In regard to the past statement on favorable glutamine supplementation both on gut damage and on reduction of infection (2, 7, 11, 25), the majority of the studies performed are small and have poor methodological reporting. In the current study, neither severe infectious diseases potentially derived from mucositis nor acute GVHD combined or not with other organ complications had a severe impact in the short-term outcome of S-TPN versus GE-TPN group.

Our patients given GE-TPN supplementation did not have a different transplant-related mortality or relapse rate compared with the S-TPN group, confirming the nontoxicity of glutamine in high-risk patients and, most of all, the nonincreased relapse rate due to glutamine which, as hypothesized by some authors (26–28), could be a nutrient capable of inducing abnormal growth of tumor cells.

Some doubts might be raised as to whether glutamine enhances immunological recovery after HSCT. It goes without saying that immunosuppressive drugs differently used in the pre- and post-HSCT period according to institutional schedules could influence lymphocyte immunomodulation per se (7, 29). In our experience, we did not record enough information about the immunological recovery because of difficulty in collecting serial data in this setting.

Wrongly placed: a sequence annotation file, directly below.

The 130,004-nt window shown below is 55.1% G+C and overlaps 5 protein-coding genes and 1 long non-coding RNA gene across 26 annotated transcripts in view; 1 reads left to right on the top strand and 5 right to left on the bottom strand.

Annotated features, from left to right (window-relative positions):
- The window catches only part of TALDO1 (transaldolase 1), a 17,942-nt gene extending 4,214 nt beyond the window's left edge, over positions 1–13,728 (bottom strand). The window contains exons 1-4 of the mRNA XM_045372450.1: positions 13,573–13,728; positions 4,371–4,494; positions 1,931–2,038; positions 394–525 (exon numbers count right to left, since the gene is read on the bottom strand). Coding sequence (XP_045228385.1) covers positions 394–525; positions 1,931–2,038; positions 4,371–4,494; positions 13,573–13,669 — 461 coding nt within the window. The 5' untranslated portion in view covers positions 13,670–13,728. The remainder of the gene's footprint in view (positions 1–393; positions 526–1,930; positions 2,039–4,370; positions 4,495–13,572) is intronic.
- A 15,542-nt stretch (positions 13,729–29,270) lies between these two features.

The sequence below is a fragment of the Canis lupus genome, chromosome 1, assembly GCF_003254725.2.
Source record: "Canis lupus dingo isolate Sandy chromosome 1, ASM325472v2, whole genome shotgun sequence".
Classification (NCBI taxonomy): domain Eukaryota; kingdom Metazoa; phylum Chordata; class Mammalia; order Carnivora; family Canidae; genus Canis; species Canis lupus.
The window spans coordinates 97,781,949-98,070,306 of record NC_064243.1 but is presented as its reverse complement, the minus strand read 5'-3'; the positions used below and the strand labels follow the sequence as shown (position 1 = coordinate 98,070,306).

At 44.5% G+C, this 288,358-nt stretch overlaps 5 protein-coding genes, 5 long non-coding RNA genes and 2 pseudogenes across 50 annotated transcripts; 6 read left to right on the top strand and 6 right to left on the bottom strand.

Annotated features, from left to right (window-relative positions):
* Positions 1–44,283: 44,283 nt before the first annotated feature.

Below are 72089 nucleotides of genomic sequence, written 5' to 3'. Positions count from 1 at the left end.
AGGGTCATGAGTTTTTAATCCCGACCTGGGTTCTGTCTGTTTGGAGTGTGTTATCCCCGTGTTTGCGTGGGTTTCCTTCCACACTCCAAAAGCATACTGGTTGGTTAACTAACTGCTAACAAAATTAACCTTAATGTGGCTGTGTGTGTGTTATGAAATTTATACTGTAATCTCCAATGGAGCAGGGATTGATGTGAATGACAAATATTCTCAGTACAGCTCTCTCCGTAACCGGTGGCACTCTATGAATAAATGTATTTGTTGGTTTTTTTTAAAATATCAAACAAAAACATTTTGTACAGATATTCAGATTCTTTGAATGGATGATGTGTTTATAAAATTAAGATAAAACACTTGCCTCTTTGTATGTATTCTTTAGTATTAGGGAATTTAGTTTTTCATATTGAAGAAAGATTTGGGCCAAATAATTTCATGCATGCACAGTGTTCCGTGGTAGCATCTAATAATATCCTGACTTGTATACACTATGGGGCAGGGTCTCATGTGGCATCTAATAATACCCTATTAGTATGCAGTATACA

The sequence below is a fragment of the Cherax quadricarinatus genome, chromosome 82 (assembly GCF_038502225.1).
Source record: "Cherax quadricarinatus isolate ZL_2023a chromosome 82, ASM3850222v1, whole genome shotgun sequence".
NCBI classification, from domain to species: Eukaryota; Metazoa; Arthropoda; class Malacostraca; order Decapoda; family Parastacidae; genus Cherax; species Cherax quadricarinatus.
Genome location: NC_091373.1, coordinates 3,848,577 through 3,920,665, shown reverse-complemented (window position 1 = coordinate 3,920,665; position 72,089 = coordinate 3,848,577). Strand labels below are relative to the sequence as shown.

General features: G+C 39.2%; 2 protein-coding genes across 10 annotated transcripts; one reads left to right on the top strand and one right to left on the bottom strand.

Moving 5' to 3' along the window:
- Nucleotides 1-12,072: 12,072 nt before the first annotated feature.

In those few analyzed patients, however, the overtime lymphocyte increase did not show a particular difference between the two groups in contrast to a previous study (15) in which posttransplant lymphocyte resumption was probably justified by the different type of transplant and less severe immunosuppression than ours.

Recent studies concerning alternative immunomodulatory formulas, that is, eicosapentaenoic acid, in the suppression of inflammatory cytokines, as tumor necrosis factor and interleukin-1 and interleukin-2, showed a prevention of some posttransplant complications including mucositis (30, 31). However, a possible disadvantage of eicosapentaenoic acid could be the stimulation of the immune system in patients at risk for GVHD and therefore larger and randomized studies with this nutrient, with or without glutamine, need to be set up in the future.

In conclusion, although we were not able to demonstrate a reliable advantage in using GE-TPN after HSCT and therefore we are not in favor of routine use of glutamine, we think worthwhile to continue to explore what kind of different nutritional support could have a favorable impact on posttransplant mucositis- and organ-associated complications.